Famous for it's distinctive cuisine. Some examples of dishes are the pork vindaloo, spicy sorpotel and the popular Goan fish curry with rice. Goa's tasty coconut and fish based dishes draw in people from all over the world.

Goan food is simple, but most of it is chili hot and spicy. Rice, fish, and coconut are the basic items of a typical Goan dish. Delicacies made from these 3 items can be expected in almost every Goan meal. Crazy about seafood, the Goans find fantastic prawns, lobsters, crabs and pomfrets along the coastline and use them to make a variety of soups, salads, pickles, curries, and fries. Another essential ingredient in Goan cooking is coconut milk made by grating the white flesh of a coconut and soaking it in a cup of warm water.

Goa is not particularly known for its vegetarian dishes. While Hindus like lamb and chicken, Christians prefer pork. However, both prefer fish and seafood to any other meat.

For those with a sweet tooth, Goan cuisine offers the famous bebinca. The extract of coconut milk is added to flour, sugar, and other appetizing ingredients are used to make this delicacy. Other sweets are jaggery flavored fudge called dodol made from palmsap jaggery, rice flour and coconut; the crispy delicate rose-a-coque that are flower-like waffles and can be eaten alone or drenched with cream or honey; the curled and sugared kulkuls spiraled around the tines of forks and deep-fried as Christmas goodies and Easter eggs known as ovos da pascoa.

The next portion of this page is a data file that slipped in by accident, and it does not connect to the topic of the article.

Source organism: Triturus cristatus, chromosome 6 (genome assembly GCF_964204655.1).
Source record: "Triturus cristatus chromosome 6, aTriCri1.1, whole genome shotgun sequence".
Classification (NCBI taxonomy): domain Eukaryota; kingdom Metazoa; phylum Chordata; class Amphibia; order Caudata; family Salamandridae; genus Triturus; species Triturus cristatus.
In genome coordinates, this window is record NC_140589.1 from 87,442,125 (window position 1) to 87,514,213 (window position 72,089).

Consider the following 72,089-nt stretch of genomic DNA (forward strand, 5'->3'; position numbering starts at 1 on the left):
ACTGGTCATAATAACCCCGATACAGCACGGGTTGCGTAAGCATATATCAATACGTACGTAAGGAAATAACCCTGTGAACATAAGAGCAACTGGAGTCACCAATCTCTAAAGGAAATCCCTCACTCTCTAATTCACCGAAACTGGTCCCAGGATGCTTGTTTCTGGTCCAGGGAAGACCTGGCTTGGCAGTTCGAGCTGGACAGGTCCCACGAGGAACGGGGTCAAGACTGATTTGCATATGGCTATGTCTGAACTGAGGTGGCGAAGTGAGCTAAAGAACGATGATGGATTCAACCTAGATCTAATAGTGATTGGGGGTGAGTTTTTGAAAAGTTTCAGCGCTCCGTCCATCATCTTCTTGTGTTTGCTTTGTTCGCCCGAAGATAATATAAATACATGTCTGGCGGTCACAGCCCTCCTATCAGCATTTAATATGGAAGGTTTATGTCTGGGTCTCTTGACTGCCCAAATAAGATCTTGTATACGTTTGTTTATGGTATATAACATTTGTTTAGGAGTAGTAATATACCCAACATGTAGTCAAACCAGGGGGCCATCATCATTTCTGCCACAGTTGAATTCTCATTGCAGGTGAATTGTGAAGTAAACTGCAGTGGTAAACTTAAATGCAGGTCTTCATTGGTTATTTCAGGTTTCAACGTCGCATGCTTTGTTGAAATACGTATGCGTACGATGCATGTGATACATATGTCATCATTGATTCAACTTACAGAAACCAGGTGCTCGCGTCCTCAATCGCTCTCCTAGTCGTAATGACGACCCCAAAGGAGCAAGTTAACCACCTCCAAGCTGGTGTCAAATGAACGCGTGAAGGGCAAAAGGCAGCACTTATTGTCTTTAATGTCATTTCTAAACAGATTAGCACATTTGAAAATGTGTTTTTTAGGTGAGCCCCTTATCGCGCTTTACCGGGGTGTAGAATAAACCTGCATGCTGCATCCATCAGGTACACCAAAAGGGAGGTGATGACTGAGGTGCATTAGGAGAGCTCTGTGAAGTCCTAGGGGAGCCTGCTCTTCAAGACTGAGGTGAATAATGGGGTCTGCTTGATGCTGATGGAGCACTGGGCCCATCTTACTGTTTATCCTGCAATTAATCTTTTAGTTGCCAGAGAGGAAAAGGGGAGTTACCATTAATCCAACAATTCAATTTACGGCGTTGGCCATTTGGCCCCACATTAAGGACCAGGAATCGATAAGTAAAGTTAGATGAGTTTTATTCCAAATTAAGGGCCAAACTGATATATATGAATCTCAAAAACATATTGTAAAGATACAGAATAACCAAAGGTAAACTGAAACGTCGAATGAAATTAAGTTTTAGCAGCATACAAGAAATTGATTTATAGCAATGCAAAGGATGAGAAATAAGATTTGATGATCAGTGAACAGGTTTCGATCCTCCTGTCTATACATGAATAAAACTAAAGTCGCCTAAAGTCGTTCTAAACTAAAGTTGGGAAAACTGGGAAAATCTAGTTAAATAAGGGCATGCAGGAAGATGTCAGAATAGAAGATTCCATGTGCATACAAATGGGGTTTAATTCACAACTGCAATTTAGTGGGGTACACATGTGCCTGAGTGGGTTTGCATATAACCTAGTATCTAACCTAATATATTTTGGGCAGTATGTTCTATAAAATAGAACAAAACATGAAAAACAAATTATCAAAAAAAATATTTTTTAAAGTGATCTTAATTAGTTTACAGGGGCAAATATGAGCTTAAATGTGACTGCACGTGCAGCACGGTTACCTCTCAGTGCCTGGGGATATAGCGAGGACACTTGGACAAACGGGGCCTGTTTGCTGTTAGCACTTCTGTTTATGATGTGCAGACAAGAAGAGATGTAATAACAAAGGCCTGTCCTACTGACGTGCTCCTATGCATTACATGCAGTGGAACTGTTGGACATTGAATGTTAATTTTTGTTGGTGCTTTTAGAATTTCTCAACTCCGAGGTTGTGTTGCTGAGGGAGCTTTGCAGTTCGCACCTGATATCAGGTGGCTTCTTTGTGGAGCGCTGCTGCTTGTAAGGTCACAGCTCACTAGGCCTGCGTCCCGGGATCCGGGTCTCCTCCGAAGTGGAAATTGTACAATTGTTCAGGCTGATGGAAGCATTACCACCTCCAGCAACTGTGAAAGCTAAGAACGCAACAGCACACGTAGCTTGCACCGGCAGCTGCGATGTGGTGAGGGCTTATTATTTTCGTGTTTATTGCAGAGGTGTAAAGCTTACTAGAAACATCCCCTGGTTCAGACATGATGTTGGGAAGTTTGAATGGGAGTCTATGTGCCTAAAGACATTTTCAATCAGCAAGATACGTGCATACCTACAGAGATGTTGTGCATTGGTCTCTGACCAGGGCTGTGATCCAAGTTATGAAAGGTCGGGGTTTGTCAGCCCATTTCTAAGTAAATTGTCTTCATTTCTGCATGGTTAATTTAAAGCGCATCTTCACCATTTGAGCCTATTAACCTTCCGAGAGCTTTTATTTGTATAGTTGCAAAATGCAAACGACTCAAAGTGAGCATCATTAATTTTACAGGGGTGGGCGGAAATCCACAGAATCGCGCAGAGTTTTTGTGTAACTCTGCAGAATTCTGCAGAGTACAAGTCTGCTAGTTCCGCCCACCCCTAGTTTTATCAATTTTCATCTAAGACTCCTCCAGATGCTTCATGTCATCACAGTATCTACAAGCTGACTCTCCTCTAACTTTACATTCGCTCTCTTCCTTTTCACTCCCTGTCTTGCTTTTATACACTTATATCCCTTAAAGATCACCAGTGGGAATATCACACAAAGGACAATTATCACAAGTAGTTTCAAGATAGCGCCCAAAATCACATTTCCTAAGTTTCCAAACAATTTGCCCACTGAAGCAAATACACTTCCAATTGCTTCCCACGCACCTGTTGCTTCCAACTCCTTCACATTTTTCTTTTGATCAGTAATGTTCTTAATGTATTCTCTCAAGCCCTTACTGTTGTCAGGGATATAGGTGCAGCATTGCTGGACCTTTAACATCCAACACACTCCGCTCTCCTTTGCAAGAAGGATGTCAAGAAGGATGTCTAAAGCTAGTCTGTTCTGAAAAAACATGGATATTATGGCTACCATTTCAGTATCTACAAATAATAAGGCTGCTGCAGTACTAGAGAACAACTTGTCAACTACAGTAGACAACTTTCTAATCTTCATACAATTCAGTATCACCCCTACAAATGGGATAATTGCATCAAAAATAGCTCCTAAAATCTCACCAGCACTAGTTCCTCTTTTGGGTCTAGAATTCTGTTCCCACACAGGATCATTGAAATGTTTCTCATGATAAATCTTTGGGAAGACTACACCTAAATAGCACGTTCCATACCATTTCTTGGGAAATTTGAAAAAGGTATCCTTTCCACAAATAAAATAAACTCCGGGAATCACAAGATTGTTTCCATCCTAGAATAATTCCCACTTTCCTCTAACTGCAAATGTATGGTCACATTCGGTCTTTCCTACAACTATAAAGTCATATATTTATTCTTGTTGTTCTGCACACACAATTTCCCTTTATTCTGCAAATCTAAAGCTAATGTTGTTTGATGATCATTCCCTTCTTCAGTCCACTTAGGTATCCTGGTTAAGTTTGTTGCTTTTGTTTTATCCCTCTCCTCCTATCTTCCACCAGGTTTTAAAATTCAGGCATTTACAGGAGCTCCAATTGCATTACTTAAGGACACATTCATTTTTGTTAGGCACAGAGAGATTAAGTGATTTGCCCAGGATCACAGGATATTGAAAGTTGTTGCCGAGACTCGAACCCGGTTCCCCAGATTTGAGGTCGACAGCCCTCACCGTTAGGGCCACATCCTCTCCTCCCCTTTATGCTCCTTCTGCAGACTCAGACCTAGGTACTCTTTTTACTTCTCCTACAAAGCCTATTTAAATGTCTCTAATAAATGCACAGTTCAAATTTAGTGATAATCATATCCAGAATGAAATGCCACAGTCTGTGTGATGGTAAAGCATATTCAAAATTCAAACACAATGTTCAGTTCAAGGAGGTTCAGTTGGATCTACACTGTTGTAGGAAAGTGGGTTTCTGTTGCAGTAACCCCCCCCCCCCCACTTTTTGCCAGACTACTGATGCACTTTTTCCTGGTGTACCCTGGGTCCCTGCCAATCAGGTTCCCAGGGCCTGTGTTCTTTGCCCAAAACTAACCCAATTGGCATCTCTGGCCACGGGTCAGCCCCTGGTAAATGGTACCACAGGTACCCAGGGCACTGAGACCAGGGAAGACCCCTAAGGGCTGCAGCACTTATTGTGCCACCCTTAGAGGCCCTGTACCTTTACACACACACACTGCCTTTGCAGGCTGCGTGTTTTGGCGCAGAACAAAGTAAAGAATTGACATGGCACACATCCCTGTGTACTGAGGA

To wash down the food they drink the locally brewed feni. In the beginning they probably distilled it from the fermented sap of the coconut flowerstalk, but later they made it from the fruit of the cashew tree which was brought over by the Portugues. Though other forms of liquor are available across the state, the Goans are very emotional about their feni.

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